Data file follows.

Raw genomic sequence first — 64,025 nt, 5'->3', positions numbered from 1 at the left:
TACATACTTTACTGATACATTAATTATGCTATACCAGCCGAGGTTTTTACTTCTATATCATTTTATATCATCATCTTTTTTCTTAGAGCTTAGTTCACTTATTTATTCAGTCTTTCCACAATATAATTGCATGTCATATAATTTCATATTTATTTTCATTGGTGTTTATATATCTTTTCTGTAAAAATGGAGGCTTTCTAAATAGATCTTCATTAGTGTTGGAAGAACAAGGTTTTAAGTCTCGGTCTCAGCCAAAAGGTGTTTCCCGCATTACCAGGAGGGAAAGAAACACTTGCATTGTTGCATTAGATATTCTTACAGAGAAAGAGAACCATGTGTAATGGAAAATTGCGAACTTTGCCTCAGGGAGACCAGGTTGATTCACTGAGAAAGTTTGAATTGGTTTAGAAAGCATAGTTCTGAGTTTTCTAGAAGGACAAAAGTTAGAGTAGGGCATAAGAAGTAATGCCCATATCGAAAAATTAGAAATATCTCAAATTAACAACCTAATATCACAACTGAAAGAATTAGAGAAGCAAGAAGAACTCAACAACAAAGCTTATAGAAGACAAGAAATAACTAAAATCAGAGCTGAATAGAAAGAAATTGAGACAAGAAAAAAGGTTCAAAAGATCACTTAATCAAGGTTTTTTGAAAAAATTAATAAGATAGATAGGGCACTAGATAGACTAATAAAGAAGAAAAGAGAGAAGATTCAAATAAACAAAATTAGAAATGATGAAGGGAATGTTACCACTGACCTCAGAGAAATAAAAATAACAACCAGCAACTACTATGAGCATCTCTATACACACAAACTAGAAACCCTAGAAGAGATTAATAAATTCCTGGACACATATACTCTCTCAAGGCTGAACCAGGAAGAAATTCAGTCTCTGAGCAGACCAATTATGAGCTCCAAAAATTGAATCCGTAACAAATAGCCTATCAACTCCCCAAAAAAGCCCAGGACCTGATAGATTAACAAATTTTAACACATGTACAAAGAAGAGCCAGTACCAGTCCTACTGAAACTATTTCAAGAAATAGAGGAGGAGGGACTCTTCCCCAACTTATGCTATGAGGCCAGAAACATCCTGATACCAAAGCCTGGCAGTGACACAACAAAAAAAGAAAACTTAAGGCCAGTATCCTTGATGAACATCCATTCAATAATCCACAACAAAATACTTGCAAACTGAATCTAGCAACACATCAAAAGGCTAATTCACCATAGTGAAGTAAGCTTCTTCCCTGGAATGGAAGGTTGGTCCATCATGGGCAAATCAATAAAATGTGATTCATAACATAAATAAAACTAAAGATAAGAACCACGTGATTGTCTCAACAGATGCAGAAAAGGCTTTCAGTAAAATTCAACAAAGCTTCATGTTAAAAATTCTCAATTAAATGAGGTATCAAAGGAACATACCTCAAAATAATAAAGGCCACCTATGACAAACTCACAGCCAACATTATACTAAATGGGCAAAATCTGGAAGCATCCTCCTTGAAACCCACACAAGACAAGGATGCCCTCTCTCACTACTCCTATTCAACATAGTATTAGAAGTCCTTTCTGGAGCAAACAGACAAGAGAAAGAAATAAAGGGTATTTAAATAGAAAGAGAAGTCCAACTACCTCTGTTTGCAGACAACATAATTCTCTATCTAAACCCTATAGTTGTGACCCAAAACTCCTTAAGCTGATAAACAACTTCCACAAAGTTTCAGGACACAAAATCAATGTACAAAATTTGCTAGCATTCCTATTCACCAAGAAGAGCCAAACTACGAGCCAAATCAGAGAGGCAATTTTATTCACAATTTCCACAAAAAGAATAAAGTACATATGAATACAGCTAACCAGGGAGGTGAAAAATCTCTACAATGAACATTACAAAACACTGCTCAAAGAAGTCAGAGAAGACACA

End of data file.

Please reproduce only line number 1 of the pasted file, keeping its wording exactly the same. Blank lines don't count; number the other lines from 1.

Raw genomic sequence first — 64,025 nt, 5'->3', positions numbered from 1 at the left: